NEW ARTICLE! Clean 7’s Take on Weaving Ayurveda Into Your Detox
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HOW TO Find Your Power Again Post-Breakup

How to Find Your Power Again Post-Breakup
Breakups can have a powerful effect on our psyche. This effect can create ripples that impact the rest of how we function in life, both socially and physically. Studies show that it can be a catalyst for those who are prone to manic or depressive episodes, and yet, breakups are essentially inevitable. Not all the time, of course — we believe in love! But not every relationship is a winner, and we know it takes time to find what works.

Breakups are hard. There’s no getting past it. Or under it. Or behind it. Or over it (well, eventually). We first have to go through it to get over it. So how do we move past the hard stuff and into our most powerful, sexy, capable selves after such a pivotal low point in our lives?

Even when we are the ones making the call to end things, it is heartbreaking. We’re not only dissolving the future plans we have physically and mentally been counting on, but we lose a partner, often a friend (sometimes a best friend), a confidante, supporter — and for those codependents out there (we see you, baby), we lose a phantom limb.

A relationship is a worldview, in a way. We see things a certain way based on the relationship we have with someone, and we look at our future a certain way because of that person. Just because the image of the life we painted for ourselves gets muddled when we no longer intertwine our hearts and minds with that person doesn’t mean that life is ruined or there is no future. Here’s what we need to do, mentally and physically, to move on with moving on:

Embrace the unknown.

Life is full of unknowns, even when we are in a comfy-cozy, perfect relationship. It’s easier to feel less alone or more prepared for life’s surprises — good and bad — when we’re in a partnership. But the truth is, we can never really be prepared for what life throws our way. We have to remember that the unknown doesn’t automatically equal bad. There might be incredible opportunities, relationship, sex, and love right around the corner, or a few years from now. Let yourself be excited about the unknowns rather than devastated.

Understand that moving on takes time.

We know this feels yucky right now. Settle into it. Accept this pain. Know that every passing second is slightly better than the last — that’s how healing works. Pain will come in waves, but time and acceptance are healing your heart and soul.

Block them on social media.

The temptation to lurk our recent (and even longstanding) exes can be a powerful one. So powerful, in fact, that it can dominate our time and our lives, and become a very unhealthy addiction. It’s so unnatural to know exactly what a past lover is up to at any given moment. So even if there are no real hard feelings, block them. Remove the temptation to dig into their life, and don’t let them see yours. It doesn’t have to be forever, but while wounds are still fresh, avoid rubbing salt into them several times a day.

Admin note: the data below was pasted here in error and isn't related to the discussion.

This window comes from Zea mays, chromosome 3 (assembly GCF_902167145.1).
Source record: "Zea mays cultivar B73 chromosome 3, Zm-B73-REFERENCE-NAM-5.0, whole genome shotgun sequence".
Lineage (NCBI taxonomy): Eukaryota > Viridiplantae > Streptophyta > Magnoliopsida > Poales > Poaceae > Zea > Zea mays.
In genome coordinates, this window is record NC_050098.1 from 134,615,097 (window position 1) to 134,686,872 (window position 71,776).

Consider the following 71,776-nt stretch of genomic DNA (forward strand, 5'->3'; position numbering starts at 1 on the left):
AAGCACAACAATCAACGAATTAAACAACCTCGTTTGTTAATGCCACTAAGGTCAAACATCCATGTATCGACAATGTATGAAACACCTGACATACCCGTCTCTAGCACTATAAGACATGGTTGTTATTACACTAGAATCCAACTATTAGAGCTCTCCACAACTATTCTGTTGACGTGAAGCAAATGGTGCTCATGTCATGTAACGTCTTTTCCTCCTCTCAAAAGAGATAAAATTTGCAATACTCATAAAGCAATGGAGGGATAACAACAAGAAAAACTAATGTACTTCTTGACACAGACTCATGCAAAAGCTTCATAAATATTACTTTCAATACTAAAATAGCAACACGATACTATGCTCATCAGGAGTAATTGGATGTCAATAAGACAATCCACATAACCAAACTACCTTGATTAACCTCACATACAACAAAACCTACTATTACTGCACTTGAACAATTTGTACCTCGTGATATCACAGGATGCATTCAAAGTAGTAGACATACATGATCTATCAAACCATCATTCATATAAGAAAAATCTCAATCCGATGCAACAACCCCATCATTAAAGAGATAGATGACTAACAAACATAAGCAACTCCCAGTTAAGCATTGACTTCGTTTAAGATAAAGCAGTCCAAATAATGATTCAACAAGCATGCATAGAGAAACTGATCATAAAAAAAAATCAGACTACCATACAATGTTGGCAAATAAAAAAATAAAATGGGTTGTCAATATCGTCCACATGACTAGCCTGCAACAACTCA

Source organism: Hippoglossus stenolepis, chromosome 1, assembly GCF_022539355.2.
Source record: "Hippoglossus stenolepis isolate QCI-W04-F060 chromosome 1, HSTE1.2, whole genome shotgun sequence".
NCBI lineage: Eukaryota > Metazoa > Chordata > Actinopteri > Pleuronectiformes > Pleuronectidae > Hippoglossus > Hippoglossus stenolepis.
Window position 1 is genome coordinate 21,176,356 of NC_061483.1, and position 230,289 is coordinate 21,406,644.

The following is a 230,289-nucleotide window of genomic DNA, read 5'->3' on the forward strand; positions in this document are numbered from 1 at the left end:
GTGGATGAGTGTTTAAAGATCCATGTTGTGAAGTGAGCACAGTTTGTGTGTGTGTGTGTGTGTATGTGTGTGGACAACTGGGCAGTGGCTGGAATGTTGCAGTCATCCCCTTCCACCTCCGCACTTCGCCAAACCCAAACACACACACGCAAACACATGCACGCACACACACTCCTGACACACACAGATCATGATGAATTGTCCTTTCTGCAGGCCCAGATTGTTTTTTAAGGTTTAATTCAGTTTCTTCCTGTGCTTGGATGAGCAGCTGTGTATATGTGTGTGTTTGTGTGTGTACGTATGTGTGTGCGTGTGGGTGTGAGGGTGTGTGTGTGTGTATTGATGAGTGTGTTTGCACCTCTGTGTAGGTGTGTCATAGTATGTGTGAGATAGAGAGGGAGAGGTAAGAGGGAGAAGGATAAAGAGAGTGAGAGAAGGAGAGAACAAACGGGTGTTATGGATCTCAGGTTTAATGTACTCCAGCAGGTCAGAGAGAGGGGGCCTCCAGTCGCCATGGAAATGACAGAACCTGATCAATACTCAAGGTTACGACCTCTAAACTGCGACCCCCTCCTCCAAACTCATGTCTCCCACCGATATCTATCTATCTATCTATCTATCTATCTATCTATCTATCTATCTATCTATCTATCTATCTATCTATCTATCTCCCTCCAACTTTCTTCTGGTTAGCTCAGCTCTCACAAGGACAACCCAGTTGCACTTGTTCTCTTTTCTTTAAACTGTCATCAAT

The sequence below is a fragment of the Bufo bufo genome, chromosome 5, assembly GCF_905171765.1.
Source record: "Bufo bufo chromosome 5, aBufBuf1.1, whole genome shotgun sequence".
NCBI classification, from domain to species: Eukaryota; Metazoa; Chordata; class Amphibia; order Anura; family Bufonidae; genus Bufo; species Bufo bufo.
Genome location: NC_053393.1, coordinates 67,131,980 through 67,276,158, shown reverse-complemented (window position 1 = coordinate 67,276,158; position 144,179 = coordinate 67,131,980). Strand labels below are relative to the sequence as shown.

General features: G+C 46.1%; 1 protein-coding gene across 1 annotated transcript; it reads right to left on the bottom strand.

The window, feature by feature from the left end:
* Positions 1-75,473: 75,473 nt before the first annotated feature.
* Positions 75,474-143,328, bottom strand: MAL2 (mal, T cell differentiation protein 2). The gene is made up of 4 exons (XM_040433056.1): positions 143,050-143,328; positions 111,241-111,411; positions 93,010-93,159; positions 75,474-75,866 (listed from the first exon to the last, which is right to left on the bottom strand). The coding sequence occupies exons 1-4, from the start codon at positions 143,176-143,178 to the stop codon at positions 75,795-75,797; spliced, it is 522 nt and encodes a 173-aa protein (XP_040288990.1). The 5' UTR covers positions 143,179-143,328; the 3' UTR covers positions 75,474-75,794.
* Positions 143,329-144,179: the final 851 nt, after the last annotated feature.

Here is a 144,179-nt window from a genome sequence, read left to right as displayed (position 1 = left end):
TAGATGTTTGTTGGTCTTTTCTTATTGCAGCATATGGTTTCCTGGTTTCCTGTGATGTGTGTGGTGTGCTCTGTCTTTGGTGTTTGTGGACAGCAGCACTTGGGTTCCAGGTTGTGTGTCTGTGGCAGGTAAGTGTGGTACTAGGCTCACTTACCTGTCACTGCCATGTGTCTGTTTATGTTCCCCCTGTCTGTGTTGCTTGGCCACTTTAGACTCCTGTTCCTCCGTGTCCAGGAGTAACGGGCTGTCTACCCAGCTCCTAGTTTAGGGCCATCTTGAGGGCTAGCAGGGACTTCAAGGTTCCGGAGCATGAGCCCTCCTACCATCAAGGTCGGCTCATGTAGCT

Cut contact.

It’s more than just spying on them. It might seem healthy to try and remain friends, but if the partnership’s demise has you really hurting, a friendship isn’t healthy. Don’t meet up. Don’t flirt. Don’t send photos. Don’t drunk text them. Don’t send them cute photos of your dog or your parents. Almost all of it falls under some mode of manipulation, and it’s keeping you under their spell and living in the nostalgic past. Try forward-thinking only.

Do not dwell on the good times.

It’s so easy to bring our minds back to only the moments of romantic perfection. Knock that s#%t off. There was even more negative to outweigh the positive, or else it would have worked out. Don’t dwell on the positive, but don’t dwell on the negative either. We don’t think it’s healthy to try and block it out completely, so try to process the reality of it. Talk to friends. Ask them to repeat situations back to you. Try to understand what self-work you need to do to move forward … And then? Then you can stop thinking about it. Because it doesn’t serve you.

Be present.

Part of this aligns with giving yourself time. Living in the past will not propel you forward, as one might guess, from, you know, basic math. Now that you’re no longer seeing them on social media or contacting them, don’t let them be the first thing on your mind when you wake up in the morning either. Think about how you’re feeling. Flood your body with oxygen, and take 5 deep breaths. Drink 16oz of warm lemon water and go for a walk. Focus on the present moment as much as possible, bringing yourself back into your most grounded state. One day, you’ll wake up and hardly remember the hurt — because you haven’t been forcing yourself to relive it.

Keep your personal standards and values high.

The relationship didn’t work out because you weren’t a perfect match. Don’t lower your standards or consider yourself less worthy because you lost someone. A failed relationship is a learning opportunity, not a massive personal fault. Understand that we all have self-work to do, but that you are a treat.


Oh, that self-work we just mentioned? That is real, and the genre is vast. Try a new workout. Dancing has been proven to improve your mood, and if it can improve your bod while you’re at it? Get centered with yoga. Luxuriate in self-care home practices, like DIY facials, breathwork, baths, cooking nourishing meals, and reading books like Radical Acceptance by Tara Brach or Becoming Supernatural by Dr. Joe Dispenza. Watch yourself transform into your own love of your life.